Decades of evidence demonstrate that individuals who have a nightly sleep duration of 7-8 hours are at lower overall mortality risk relative to individuals sleeping less than seven hours (or more than eight hours) [7]. Lack of sleep has been associated with a range of risks affecting employee wellness and job performance, including industrial and civil disasters, motor vehicle crashes, psychological distress, psychiatric conditions, drug and alcohol abuse, overall excess mortality and morbidity, increased avoidable health care utilization and costs, a reduction in overall wellness and wellbeing, decreased productivity and direct economic costs to the enterprise [1,7-9] In addition, getting an adequate amount of sleep is associated with increased cognitive and memory function [10]. 

Employees in occupational positions with higher job demands and low perceived job control are associated with having lower sleep quality [11]. Evidence suggests that, especially among employees in jobs requiring they work outside normal operational hours (i.e., working in the early morning, evening, and night), there may be a particularly elevated risk for occupational accidents and injuries, poor job performance, weight gain, type 2 diabetes, and heart disease due to chronic lack of sleep and disruptions of natural–and essential–circadian rhythms [12]. Employee problems with sleep can be a major contributor, along with unhealthy lifestyle choices, to increased avoidable employer costs due to short-term sickness-related absences by 10-30% [13]. 

Thus, assessing and improving sleep hygiene and duration are central objectives for Wellteq when implementing employee wellness solutions and challenges for clients. One method Wellteq utilizes for improving employee sleep hygiene involves a challenge program called Sleep Week, where participants log their nightly sleep duration for at least five out of seven days in a week, or this data is captured and reported automatically by a wearable device that accurately monitors sleep duration.

Methods

Effectively Converging Engagement, Education, Incentives and Technology to Improve Sleep Duration and Hygiene

Intervention Objectives and Technology Deployed 

An on demand, digital interactive mobile application was deployed via smartphone to engage, educate, socially connect and motivate employees in a sleep health and hygiene improvement program. The application and platform used to deliver the intervention suite and to capture impact data was a white label of the Wellteq smartphone application. Willis Towers Watson provided consultancy across the deployment of the program with a particular focus on client insights. The program objective was to drive specific improvements in nightly sleep duration and quality (as manifest by sleep continuity), and then measure the impact of the digital sleep health/hygiene promotion program. The most frequently used vehicle engaged by participants to receive communications and share their data was their personal smartphones. The Figure 1 below shows several of the primary and most frequently used functionalities through which participating employees were engaged for conveying education and motivation to drive sleep behavior change.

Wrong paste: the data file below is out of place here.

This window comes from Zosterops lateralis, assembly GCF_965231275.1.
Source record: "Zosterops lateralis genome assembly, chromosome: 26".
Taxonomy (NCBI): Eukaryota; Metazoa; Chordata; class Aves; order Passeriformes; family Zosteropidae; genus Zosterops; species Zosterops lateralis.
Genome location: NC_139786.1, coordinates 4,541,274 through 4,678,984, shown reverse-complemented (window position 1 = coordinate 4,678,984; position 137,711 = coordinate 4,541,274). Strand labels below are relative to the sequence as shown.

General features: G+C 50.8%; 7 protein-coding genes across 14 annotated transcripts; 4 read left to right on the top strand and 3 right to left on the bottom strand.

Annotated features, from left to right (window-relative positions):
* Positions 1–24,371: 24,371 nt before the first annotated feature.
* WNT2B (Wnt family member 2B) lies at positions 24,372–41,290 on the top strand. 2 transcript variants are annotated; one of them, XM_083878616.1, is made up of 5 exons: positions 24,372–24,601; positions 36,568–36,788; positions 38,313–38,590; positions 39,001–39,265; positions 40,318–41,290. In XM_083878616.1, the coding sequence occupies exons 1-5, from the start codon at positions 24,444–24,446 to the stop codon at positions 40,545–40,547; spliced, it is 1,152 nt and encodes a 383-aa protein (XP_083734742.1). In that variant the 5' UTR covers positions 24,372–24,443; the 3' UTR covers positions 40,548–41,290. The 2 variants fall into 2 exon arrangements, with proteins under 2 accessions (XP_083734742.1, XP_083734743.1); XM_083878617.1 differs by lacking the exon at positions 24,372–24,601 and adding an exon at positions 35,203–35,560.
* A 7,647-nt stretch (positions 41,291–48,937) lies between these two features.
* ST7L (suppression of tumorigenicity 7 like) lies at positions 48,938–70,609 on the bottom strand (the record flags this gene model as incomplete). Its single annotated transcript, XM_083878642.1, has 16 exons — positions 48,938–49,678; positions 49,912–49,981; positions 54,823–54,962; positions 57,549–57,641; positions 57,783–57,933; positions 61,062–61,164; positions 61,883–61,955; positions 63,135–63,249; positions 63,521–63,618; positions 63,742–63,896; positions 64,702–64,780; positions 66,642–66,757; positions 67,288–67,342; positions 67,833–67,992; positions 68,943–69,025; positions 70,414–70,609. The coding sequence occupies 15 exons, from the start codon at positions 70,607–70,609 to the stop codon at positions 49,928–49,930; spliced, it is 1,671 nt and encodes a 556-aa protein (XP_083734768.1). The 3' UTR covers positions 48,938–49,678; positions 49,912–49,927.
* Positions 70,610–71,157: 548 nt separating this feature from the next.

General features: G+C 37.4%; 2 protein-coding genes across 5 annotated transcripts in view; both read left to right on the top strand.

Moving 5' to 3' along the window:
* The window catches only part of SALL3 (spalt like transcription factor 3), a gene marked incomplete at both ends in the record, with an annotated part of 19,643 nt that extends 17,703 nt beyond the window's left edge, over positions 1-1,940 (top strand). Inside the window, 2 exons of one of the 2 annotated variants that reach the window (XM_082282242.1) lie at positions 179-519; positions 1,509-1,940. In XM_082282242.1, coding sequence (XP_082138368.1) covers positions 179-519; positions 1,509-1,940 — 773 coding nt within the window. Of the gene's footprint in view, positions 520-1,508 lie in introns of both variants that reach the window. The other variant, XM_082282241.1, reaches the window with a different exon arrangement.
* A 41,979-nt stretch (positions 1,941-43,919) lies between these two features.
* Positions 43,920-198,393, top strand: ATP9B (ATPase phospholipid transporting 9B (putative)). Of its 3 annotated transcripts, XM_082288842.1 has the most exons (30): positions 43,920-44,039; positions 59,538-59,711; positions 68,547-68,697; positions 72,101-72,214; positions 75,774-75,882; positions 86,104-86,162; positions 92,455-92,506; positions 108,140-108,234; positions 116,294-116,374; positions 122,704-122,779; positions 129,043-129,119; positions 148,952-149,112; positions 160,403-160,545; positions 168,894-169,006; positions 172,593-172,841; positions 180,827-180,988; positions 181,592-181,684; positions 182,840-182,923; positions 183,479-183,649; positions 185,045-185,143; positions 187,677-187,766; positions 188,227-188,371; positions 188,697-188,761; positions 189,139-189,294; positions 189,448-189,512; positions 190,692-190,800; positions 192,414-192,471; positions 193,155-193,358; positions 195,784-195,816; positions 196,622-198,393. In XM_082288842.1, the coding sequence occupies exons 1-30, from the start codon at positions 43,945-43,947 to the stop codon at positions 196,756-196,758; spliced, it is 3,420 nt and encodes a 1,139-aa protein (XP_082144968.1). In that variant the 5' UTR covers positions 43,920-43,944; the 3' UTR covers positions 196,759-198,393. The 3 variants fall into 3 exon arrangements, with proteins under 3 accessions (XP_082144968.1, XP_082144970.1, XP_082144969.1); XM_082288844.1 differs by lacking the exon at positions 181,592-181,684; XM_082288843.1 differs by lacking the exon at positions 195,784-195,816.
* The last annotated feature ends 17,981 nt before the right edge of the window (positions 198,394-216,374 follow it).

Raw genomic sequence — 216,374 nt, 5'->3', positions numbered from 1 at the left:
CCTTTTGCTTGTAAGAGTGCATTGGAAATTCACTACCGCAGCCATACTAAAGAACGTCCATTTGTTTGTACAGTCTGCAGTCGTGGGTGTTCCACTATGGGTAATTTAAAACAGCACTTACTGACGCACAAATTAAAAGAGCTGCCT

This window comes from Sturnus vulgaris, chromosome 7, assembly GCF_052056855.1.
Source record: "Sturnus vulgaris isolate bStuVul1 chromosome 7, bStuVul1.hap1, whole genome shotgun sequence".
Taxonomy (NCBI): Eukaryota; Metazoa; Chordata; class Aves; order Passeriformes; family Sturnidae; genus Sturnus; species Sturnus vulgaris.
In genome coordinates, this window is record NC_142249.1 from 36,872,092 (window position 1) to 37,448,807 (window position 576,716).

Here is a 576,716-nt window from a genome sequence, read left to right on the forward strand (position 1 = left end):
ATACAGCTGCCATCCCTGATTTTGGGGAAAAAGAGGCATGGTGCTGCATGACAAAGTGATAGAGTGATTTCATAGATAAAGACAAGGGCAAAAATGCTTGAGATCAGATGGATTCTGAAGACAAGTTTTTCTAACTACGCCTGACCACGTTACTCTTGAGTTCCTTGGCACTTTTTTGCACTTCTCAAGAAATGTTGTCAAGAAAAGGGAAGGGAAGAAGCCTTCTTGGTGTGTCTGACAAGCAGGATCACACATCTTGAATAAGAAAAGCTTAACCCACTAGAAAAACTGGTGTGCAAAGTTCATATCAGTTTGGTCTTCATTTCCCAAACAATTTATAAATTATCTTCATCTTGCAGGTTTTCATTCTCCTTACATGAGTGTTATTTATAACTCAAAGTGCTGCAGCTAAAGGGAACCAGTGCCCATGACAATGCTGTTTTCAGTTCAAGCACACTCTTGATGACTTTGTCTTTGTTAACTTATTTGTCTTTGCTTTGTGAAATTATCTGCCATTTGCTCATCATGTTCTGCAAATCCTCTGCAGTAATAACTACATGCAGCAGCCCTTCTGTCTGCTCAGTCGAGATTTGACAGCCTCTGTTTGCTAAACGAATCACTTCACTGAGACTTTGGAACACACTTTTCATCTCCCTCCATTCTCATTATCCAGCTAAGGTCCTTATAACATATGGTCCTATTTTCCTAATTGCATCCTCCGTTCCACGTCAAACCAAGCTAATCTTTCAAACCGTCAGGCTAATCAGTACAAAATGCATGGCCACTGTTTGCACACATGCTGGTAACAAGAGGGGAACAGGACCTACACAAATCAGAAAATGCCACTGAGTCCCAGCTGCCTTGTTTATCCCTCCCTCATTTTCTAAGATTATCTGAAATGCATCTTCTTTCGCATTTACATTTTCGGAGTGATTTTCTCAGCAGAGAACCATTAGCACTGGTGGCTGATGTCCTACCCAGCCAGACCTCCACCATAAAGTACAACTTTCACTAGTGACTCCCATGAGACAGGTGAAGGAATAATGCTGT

Figure 1:  Mobility of Engagement, Content Delivery, Functionality, and Impact Measurement.

Study Setting 

The sleep improvement program, or employee “Sleep Week Challenge”, was implemented within the employee population of one of the largest banks in East, South and Southeast Asia, and one of the mostly highly regarded digital banks in the world. 

Study Participants and Selection 

There were 529 employee participants who engaged the Sleep Week Challenge in 13 nations and 8 enterprise markets across the Asian-Oceanic region. The countries/markets where participants were located include Australia, China, Hong Kong, India, Indonesia, Japan, Malaysia, Singapore, South Korea, Taiwan, Thailand, U.S.A., and Vietnam. 

Intervention Content and Outcomes Metrics Captured 

The Sleep Week challenge was designed based on peer reviewed scientific evidence of behavioural responsiveness and sustained behavioural uptake and included various metrics including attitudinal/perception and knowledge-based indices, and wearable device physiological measurements of sleep duration indicators. Participating employees were challenged to record and improve their sleep duration over a 7-day period. Personal performance statistics were conveyed to each employee user, and awards and incentives deployed to increase program compliance and completion. Those able to achieve an average of 7 hours or more over 5 days had a chance to win prizes such as gift cards and similar financial incentives. Participants’ sleep duration was primarily recorded objectively via wearables (i.e., Garmin, Fitbit, and Apple smartwatches or fitness trackers), or subjectively through self-reporting within the mobile application.